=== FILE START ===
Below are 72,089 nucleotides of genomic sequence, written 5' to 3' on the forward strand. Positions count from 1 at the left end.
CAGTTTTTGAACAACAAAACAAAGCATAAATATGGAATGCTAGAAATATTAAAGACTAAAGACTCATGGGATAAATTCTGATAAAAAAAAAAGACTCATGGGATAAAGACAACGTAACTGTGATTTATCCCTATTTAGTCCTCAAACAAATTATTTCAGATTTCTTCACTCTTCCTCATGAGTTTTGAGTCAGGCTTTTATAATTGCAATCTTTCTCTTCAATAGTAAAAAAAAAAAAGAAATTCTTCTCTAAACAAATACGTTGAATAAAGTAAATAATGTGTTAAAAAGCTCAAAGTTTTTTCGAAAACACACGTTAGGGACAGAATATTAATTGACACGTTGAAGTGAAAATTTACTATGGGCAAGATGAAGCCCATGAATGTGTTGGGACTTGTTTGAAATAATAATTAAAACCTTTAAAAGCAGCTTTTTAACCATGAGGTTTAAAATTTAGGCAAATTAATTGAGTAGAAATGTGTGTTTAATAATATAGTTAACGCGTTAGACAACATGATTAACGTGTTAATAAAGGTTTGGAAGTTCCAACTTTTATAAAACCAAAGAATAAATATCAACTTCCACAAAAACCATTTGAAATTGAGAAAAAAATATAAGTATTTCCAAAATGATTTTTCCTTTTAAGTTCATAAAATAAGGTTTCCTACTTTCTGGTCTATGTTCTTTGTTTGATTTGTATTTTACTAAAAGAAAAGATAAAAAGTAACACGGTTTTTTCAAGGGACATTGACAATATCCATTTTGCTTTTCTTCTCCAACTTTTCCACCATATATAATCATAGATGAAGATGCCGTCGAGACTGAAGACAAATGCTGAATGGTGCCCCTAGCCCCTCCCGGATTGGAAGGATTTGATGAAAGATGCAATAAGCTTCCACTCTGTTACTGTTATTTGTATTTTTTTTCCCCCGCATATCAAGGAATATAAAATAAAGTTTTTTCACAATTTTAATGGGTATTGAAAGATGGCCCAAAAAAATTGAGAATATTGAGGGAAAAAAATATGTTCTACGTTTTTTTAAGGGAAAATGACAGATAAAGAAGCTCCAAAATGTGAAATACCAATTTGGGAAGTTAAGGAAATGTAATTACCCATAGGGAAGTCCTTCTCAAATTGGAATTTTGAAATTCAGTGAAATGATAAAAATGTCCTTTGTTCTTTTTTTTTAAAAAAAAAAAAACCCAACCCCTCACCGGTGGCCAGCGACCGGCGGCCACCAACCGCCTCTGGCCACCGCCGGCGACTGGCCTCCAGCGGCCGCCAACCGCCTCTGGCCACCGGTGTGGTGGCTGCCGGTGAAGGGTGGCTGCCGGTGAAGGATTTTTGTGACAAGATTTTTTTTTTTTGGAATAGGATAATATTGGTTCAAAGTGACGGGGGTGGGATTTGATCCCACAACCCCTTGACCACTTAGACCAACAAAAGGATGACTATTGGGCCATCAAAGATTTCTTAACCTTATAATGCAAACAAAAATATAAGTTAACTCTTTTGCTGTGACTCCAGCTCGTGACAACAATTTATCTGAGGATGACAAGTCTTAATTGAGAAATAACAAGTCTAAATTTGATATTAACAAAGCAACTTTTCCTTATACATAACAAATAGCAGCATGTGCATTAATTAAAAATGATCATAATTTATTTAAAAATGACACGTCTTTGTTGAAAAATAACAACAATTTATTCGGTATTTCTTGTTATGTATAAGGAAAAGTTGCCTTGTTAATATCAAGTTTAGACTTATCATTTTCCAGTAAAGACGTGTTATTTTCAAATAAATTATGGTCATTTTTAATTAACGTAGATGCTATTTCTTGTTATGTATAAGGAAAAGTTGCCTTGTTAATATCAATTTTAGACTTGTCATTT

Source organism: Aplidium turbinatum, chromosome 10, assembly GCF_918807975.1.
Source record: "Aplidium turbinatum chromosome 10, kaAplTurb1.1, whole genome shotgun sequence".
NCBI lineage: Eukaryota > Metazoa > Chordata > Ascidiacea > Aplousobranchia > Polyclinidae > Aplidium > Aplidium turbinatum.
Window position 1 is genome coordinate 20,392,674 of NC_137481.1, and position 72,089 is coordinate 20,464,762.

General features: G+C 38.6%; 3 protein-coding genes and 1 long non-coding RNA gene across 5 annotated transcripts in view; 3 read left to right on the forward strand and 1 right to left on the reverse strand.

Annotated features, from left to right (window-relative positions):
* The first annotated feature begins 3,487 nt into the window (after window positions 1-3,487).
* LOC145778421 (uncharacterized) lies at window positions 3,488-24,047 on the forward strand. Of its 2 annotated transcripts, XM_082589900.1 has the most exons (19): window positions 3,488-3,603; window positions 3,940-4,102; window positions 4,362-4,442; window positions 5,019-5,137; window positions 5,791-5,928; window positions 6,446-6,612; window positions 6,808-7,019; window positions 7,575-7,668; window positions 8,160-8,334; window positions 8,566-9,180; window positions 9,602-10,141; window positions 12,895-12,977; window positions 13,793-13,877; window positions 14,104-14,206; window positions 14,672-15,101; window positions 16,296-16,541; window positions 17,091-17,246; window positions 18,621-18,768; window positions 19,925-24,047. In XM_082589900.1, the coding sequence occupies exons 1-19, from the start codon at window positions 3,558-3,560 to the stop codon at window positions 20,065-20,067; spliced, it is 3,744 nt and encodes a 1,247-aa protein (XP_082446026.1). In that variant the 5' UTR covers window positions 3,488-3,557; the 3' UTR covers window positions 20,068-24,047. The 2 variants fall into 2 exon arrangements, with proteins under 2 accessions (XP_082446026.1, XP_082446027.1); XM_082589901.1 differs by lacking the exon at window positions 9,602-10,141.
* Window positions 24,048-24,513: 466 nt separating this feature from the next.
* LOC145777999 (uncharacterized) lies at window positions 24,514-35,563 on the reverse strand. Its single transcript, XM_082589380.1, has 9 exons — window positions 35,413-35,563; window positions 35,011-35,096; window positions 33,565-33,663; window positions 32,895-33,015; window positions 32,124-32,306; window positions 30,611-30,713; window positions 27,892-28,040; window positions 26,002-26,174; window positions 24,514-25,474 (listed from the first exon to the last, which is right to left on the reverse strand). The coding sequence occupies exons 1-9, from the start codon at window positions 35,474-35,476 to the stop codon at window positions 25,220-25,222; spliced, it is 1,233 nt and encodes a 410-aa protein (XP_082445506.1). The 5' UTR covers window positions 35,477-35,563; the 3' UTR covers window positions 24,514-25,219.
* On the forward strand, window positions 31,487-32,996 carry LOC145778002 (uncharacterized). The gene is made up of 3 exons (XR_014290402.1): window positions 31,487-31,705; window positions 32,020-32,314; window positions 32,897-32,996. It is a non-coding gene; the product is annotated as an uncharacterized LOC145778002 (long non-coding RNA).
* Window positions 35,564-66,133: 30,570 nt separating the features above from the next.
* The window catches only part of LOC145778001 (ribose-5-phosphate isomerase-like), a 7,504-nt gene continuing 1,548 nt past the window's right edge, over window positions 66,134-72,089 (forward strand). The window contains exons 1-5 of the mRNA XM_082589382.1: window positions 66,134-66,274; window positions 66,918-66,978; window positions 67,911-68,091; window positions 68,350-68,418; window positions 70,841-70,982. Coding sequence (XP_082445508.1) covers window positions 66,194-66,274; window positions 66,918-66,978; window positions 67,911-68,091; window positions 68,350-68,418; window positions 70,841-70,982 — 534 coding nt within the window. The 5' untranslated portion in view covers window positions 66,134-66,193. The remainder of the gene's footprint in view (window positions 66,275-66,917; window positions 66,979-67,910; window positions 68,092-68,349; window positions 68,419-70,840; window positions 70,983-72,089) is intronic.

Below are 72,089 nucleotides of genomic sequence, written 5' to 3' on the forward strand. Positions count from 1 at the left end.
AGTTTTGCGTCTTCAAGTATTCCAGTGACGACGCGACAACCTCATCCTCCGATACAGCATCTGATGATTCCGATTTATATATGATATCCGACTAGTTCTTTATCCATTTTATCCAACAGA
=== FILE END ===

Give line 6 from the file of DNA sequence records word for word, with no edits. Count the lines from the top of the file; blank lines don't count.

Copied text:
Window position 1 is genome coordinate 20,392,674 of NC_137481.1, and position 72,089 is coordinate 20,464,762.